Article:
Marilyn Tavenner Confirmed to Head Medicare,
Medicaid After Six Years of Senate Inaction
Jennifer Haberkorn of Politico Pro discusses the
confirmation and the future for the CMS chief in interview with Kaiser
May 16, 2013 – It only took about six and a half
years but the Senate has confirmed a chief administrator for the Centers
for Medicare and Medicaid Services. Marilyn B. Tavenner, the Obama
nominee, got the Senate nod yesterday on a 91-to-7 vote. She has been
acting head for two years after serving as Virginia’s health secretary
and as a hospital executive.
Mary Agnes Carey of Kaiser Health News interviewed
Jennifer Haberkorn of Politico Pro about the Senate's confirmation of
Tavenner and the challenges she will face. Below is the text of the
interview and a link to an audio version.
MARY AGNES CAREY: Welcome to Health on the
Hill, I’m Mary Agnes Carey. Today the Senate confirmed Marilyn Tavenner
to lead the agency that oversees Medicare and Medicaid. Tavenner now
becomes the first confirmed head of the Centers for Medicare & Medicaid
Services since 2006. With us to discuss this development is Jennifer
Haberkorn of Politico Pro. Thanks Jennifer for being with us.
JENNIFER HABERKORN, POLITICO PRO: Thanks for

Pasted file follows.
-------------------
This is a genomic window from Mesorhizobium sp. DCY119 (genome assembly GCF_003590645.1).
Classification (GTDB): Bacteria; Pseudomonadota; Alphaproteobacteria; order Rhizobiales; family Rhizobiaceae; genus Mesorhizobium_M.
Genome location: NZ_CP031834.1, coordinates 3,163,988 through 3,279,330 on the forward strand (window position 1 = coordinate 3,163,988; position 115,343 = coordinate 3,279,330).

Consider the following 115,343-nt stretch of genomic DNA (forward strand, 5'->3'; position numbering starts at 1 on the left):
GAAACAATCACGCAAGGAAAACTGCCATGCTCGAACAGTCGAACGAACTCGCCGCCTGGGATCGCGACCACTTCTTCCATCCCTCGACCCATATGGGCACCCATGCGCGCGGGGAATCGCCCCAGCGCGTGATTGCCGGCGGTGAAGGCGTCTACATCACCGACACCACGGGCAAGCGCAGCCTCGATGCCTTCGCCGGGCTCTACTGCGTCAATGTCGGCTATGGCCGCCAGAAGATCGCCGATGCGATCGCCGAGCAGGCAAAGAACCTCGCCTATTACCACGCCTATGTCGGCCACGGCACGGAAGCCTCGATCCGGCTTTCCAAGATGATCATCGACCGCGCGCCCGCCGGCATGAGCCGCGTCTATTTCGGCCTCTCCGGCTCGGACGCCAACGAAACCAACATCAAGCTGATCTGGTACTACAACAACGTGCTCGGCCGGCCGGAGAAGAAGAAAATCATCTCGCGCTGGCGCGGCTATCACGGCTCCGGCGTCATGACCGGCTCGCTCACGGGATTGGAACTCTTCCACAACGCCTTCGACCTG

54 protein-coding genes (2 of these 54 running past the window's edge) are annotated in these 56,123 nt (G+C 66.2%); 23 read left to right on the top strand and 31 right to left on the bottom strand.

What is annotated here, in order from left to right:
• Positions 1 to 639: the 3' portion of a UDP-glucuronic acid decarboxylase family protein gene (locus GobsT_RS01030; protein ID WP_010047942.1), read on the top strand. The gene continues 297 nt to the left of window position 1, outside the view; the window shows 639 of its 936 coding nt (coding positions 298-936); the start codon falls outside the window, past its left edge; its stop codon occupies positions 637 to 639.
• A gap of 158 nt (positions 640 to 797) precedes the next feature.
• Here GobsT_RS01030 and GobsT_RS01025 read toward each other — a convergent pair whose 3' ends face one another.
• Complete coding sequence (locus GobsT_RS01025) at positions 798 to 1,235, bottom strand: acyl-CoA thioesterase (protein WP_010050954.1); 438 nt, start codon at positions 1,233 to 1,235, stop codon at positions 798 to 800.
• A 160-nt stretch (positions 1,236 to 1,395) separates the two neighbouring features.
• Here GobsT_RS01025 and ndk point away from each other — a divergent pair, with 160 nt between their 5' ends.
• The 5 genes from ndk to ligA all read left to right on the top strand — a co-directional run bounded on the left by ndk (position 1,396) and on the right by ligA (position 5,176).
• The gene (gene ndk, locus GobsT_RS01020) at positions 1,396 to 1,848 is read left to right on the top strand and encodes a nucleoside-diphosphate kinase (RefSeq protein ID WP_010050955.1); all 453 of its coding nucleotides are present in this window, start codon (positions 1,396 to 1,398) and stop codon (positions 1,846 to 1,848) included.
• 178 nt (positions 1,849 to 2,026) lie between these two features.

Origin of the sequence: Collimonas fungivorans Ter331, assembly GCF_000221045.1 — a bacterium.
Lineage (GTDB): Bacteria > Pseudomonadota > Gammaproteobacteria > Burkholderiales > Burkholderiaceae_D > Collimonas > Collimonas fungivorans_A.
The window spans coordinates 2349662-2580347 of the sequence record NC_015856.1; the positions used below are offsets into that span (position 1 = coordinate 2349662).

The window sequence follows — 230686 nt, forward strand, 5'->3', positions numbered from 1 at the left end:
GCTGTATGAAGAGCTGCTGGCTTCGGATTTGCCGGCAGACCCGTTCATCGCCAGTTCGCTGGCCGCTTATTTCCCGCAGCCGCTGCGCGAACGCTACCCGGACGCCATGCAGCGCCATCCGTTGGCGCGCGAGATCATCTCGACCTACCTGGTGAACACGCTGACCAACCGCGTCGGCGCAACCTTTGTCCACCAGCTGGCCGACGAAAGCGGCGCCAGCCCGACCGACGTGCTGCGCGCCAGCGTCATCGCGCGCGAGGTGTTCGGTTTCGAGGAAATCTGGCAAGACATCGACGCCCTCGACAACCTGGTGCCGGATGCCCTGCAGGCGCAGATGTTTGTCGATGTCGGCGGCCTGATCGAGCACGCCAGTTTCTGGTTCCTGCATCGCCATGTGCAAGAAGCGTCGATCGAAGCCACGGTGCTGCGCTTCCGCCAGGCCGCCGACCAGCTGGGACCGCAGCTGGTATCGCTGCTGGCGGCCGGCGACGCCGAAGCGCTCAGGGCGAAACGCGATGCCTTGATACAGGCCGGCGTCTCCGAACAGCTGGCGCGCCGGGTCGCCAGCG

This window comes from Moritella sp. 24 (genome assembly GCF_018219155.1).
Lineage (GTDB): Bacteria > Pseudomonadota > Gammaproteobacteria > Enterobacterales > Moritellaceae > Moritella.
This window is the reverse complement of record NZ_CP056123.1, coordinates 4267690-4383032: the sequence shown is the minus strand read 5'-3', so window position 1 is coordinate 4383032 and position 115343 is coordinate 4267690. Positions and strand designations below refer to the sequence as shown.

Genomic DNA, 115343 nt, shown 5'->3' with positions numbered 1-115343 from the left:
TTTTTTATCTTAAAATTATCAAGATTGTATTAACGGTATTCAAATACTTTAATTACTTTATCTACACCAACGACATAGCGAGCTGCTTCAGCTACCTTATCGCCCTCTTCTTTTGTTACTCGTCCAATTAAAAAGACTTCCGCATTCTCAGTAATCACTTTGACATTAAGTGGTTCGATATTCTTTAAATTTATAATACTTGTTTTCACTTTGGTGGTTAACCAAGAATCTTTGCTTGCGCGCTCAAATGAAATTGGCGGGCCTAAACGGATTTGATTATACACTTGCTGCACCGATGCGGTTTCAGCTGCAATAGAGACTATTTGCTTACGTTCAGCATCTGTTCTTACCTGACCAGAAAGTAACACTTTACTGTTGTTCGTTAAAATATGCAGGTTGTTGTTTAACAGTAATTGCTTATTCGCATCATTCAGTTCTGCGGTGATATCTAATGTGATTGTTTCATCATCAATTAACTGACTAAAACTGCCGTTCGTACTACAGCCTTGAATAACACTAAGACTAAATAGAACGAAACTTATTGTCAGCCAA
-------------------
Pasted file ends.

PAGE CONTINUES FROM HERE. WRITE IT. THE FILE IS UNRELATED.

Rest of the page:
having me, Mary Agnes.
MARY AGNES CAREY: Marilyn Tavenner had a
much easier time than her predecessor, Don Berwick, who was President
Obama’s first nominee to head CMS. Why?
JENNIFER HABERKORN: You’re right. It was
really like night and day. Don Berwick ran into a ton of opposition once
it became public that he made comments in support of the British health
care system. Marilyn Tavenner, on the other hand, did not have a history
of controversial statements. If there are skeletons in her closet, no
one has really found them yet. She had a relationship with the Hill; she
was at CMS for several years before her confirmation hearing at Senate
Finance [Committee], which went swimmingly.
There was also a significant amount of time between
the health law’s passage when politics, particularly over health care,
was at its peak on Capitol Hill. Don Berwick on the other hand, came up
shortly after the health law passed, when emotions were very raw. So, it
really was night and day – totally different situations.
MARY AGNES CAREY: While many Republicans
supported Marilyn Tavenner’s nomination today on the Senate floor and
House Majority Leader Eric Cantor also supported her, before the Senate
could vote on Marilyn Tavenner’s nomination, she had to overcome
objections of a key Democrat. Can you tell us about that?
JENNIFER HABERKORN: That’s right. Tom
Harkin, one of the health law’s greatest supporters on Capitol Hill
objected because the Obama administration keeps taking money out of the
Prevention and Public Health fund, which is kind of his baby in the
health care reform law. And he put a hold on Tavenner’s nomination,
meaning it couldn’t come up for a vote on the Senate floor for about a
He made it clear that he supported Tavenner’s
nomination, but wanted to do this to make a point. And senators have